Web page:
There are few truly “undiscovered” islands in the Caribbean. But, as a general rule, the farther south you go, the more likely you are to find off-the-beaten-path beaches and destinations. Martinique is on the radar for American travelers in the know. But large swaths of the island remain untouched by the heavy resort tourism rampant throughout much of the region. Here are a few of the best places to play, eat, and sleep in France’s tropical island gem:
It’s not hard to find remote, tourist-free areas throughout the island. The town of Le Diamant is less than 30 minutes south of Aimé Césaire International Airport (FDF) and offers plenty to see and do. The area’s Diamond Beach is popular among locals, but far less crowded than the touristy Pointe du Bout. It’s also a great place to snap a few photos of famous Diamond Rock.
On a nearby hilltop, the Anse Cafard Slave Memorial is perhaps one of Martinique’s most beautiful and moving tributes to the island’s jagged history of slavery. Here, twenty, stoic, hulking stone statues stand in formation overlooking the Caribbean Sea and Diamond Beach below. The installation commemorates an 1830 tragedy in which a slave ship crashed into the rocks just offshore killing all of the sailors, passengers, and slaves aboard.
Martinique is a large, lush, green island with no shortage of hiking opportunities. For outdoor-loving travelers, the lack of trail crowds makes it an ideal destination for hiking in solitude. While it may lack the notoriety of Krakatoa and Everest, La Montagne Pelée (literally “the bald mountain”) is among the world’s deadliest mountains. In 1902, after many unheeded warnings, 30,000 locals were snuffed out in an eruption that lasted several days. In the wake of the tragedy, however, the resulting molten lava and destruction carved out one of the island’s most fascinating and beautiful trails. Of the three official ascents to the volcano’s summit, check the well-marked L’Aileron route. It provides a beautiful, mixed-terrain climb with stunning views along the way.
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As a French outpost, Martinique’s food scene is heavily influenced by the cuisines of mainland France, as well as Africa and South Asia. In short order, the island’s most well-known signature dishes include accras de morue (a fritter typically made with salt fish), boudin Creole (blood sausage made with pork, pig’s blood, and other ingredients), boudin blanc (a white sausage with a mixture of pork and seafood — usually prawns, sea conch, and crab), and fricassée de chatrou (a stew with octopus, onions, tomatoes, lemons, and other spices).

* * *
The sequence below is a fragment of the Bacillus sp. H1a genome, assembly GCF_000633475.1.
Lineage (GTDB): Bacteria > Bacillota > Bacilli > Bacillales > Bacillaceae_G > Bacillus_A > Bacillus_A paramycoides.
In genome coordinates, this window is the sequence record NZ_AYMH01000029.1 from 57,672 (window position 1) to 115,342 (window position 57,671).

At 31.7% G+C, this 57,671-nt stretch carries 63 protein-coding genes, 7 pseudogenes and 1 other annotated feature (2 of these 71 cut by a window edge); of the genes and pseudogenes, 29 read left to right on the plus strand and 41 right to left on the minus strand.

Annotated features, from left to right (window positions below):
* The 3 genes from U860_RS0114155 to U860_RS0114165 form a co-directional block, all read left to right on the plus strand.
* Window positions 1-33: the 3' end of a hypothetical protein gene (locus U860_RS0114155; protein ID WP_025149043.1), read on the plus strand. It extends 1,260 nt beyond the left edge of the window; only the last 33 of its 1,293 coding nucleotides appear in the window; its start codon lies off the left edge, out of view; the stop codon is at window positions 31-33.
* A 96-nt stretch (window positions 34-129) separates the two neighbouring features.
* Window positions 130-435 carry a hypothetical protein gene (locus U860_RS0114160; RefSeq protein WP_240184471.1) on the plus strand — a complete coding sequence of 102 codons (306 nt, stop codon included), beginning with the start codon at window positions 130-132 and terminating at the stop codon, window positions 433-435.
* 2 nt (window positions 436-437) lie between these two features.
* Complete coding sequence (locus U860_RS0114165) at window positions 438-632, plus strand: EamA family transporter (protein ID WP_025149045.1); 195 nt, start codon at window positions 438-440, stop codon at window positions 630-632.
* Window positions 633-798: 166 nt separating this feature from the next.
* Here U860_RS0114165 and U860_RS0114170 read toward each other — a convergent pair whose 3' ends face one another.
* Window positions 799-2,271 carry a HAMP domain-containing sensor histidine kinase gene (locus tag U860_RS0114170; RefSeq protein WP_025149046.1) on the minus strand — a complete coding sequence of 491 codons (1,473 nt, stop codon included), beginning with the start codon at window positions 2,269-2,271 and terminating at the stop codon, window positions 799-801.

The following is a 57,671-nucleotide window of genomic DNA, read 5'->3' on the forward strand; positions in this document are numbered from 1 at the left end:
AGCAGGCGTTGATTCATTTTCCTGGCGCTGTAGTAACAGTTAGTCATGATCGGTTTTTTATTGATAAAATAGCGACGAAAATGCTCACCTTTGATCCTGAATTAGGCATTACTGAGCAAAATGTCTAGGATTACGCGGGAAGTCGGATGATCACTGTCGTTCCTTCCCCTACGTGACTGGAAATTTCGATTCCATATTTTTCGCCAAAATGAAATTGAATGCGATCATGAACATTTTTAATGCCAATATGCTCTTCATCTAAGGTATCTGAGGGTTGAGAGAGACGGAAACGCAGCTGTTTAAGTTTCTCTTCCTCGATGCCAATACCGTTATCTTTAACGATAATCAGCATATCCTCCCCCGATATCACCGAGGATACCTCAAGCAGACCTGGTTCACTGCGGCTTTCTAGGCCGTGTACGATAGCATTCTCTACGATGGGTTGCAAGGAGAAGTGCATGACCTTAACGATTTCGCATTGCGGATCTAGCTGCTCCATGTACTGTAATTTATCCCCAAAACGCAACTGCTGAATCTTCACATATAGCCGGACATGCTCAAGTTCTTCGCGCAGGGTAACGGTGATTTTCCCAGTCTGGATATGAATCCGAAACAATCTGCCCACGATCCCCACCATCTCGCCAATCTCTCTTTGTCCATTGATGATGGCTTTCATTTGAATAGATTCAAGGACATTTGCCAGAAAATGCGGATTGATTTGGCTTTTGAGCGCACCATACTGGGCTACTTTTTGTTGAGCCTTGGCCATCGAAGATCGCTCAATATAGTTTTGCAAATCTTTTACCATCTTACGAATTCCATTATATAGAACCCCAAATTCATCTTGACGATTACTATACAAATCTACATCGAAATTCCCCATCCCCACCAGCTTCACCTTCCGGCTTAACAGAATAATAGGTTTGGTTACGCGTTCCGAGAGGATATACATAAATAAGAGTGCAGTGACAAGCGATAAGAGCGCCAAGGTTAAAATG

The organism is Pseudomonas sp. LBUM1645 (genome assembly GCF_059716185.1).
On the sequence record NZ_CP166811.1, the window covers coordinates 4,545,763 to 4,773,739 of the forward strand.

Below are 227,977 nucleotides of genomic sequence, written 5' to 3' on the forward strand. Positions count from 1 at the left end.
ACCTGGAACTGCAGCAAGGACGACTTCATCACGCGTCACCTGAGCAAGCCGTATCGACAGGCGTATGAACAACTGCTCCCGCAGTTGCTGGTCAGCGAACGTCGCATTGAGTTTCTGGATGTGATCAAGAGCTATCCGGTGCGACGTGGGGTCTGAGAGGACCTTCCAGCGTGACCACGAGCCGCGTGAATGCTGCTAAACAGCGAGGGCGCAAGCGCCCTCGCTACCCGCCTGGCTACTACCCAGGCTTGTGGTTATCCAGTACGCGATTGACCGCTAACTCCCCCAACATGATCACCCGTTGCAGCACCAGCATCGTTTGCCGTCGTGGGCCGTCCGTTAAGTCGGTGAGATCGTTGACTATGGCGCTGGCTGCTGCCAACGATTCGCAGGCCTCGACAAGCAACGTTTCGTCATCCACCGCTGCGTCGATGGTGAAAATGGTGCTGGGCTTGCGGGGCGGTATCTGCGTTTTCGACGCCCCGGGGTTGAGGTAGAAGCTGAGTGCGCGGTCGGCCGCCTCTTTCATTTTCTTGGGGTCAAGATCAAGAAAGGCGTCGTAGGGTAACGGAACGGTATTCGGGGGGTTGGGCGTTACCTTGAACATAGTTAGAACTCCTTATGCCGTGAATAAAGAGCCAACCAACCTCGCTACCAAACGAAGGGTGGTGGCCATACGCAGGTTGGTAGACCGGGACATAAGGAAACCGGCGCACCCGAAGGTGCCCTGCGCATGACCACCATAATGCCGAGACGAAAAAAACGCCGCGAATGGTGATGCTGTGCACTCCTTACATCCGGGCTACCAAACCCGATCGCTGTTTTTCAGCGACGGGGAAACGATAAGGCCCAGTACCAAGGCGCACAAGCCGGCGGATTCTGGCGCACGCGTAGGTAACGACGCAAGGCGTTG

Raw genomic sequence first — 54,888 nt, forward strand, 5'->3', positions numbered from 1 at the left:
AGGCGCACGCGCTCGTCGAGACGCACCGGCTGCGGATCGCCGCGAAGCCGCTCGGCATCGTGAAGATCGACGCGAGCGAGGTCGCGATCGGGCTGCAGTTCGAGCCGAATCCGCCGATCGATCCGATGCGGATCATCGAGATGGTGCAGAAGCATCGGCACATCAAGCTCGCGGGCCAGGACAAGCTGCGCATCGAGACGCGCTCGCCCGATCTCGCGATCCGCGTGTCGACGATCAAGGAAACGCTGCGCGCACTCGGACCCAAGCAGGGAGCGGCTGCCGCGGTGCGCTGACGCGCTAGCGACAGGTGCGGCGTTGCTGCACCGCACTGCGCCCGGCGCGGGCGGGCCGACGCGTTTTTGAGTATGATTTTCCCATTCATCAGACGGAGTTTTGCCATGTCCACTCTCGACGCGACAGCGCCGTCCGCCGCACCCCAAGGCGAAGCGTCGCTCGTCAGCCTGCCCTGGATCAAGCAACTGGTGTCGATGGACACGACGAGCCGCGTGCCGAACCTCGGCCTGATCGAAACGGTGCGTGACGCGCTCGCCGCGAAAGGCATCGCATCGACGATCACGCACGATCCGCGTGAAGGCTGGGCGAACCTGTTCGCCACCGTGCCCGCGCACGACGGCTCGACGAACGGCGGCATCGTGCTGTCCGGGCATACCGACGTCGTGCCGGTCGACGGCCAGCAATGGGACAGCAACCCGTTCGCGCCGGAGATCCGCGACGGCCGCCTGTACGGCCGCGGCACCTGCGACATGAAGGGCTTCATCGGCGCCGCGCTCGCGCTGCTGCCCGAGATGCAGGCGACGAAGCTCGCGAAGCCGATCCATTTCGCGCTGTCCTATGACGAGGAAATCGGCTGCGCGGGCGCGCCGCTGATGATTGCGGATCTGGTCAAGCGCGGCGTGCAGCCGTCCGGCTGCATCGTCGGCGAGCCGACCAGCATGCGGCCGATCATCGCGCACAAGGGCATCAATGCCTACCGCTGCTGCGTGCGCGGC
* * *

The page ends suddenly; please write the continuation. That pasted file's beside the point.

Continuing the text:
Like most islands in the Caribbean, the best places to eat local are small, no-frills, “dive”-style joints. Perhaps the best starting point is in the island’s capital. Fort-de-France’s century-old Marché aux Epices (Spice Market) houses dozens of vendors under a single roof, all peddling every manner of local fruits, vegetables, meats, and desserts. But the real gem is Chez Carole — a simple, well-known eatery with a rotating selection of traditional Creole dishes. The menu includes all of the above, plus they make a perfect planteur — the island’s unique version of a rum punch.
Martinique has managed to stave off the onslaught of resorts, Burger Kings, and Margaritaville-esque bars prevalent on almost every island within 400 miles. It’s ideal for travelers looking for small, boutique accommodations with plenty of French-meets-Caribbean charm.
In an unassuming residential neighborhood on the island’s south Atlantic coast, Hotel Cap Macabou neatly straddles the line between a full-service, beachfront hotel and a quaint bed-and-breakfast. By day, the large sundeck is a near-perfect place to relax and feels far more luxurious than the property’s three-star rating. After the sun goes down, the onsite restaurant bar La Kalinda serves up legitimate Creole dishes on an alfresco dining terrace. The adjoining beach is a little rough around the edges, but it’s a perfect place to make use of the provided kayaks and you’re virtually guaranteed not to have company.